According to Knives for the Kitchen, paring knives are used for intricate work. The small size allows for a greater amount of control than a larger knife. Cooks use specialized paring knives to carefully remove the thin outer layer of fruits, vegetables, cheese or other food products.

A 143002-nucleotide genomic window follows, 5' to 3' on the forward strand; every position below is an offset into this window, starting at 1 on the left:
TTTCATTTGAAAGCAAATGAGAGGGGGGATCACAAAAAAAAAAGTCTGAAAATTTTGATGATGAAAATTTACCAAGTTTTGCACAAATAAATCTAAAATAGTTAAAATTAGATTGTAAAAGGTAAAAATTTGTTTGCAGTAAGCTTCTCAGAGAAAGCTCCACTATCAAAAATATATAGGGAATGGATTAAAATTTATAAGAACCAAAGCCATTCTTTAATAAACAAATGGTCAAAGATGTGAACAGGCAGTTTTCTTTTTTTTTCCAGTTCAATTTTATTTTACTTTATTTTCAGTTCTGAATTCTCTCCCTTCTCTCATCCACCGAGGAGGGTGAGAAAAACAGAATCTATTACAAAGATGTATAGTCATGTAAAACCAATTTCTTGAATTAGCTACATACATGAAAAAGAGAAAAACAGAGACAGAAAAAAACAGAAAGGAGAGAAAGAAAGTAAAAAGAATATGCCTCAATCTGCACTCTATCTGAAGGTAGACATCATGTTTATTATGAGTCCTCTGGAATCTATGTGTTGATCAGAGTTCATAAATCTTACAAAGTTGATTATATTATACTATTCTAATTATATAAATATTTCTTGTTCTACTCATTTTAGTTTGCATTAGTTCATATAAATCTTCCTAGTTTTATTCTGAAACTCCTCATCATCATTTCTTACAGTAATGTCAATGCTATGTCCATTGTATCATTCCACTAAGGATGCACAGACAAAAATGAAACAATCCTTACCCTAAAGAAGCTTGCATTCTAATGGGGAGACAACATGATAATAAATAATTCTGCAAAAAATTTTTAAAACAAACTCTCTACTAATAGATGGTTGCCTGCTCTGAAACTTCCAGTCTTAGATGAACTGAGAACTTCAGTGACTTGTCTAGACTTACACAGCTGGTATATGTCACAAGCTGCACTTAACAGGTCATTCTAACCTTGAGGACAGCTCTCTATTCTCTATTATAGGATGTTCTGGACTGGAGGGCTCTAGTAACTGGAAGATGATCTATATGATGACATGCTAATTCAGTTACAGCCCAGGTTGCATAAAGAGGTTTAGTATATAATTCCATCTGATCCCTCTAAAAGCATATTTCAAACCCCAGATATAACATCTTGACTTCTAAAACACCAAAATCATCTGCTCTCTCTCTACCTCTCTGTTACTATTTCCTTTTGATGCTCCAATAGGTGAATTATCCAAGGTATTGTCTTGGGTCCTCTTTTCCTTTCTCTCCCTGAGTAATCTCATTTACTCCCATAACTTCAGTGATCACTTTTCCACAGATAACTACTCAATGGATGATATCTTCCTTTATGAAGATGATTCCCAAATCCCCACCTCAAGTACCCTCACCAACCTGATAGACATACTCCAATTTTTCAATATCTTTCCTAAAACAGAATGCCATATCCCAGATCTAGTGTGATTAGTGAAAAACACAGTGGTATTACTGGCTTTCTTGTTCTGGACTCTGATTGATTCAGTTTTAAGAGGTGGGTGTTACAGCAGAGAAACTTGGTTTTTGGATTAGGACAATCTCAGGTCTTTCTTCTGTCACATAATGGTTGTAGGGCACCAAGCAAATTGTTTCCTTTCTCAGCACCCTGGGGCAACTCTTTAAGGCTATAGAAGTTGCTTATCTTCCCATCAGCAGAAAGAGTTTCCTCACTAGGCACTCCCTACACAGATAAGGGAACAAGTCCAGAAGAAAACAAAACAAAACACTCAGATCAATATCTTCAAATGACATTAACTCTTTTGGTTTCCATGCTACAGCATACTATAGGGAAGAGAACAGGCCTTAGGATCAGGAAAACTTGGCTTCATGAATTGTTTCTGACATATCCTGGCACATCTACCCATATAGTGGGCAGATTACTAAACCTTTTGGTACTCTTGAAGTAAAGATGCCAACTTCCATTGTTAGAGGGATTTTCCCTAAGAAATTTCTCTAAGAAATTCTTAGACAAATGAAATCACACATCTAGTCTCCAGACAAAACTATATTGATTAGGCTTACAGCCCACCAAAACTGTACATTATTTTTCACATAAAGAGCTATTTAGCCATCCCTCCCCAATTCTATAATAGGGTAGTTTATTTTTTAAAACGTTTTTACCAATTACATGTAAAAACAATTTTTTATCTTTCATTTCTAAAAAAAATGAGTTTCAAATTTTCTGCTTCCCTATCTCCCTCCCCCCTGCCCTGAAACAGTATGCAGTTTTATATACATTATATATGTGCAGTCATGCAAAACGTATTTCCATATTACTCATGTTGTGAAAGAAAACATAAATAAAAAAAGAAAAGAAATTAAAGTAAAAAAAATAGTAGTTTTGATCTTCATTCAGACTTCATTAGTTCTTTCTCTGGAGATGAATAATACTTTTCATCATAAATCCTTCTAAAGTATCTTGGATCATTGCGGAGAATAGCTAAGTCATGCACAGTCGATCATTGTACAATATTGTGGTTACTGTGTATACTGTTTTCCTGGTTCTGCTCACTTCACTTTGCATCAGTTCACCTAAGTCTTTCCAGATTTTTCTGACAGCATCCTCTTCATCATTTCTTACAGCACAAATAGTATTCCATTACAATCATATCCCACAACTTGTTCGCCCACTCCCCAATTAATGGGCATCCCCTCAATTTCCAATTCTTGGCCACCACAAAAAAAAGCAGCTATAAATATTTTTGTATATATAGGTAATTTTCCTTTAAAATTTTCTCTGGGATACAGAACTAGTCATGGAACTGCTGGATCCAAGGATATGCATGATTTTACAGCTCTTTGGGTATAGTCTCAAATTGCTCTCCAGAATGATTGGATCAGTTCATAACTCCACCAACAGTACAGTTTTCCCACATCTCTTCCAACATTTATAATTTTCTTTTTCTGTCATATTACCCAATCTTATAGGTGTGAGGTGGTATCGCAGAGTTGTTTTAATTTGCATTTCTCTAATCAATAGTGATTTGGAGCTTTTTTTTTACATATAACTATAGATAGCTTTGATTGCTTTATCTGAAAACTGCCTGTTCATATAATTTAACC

The blade on a paring knife is only three to four inches in length and tapers down to a point. There are several types of paring knives. For example, a bird's beak paring knife is perfect for peeling round fruits or vegetables, such as an apple or carrot. A wavy-edge paring knife is typically used to remove the skin off a fruit or vegetable with a soft inside, such as a tomato. A clip point, also called a granny paring knife, is ideal for removing pits from olives or eyes from potatoes. And, the sheep's foot has a straight cutting blade. Paring knives work well for separating meat from bones and similar meticulous cutting jobs. Using a paring knife to de-vein shrimp is a cinch. Some paring knives are great for cutting shapes or vents into dough as well as scoring designs and intricate patterns on gourmet dishes. Cooking Light recommends choosing a knife with a comfortable handle without any gaps or burrs in it.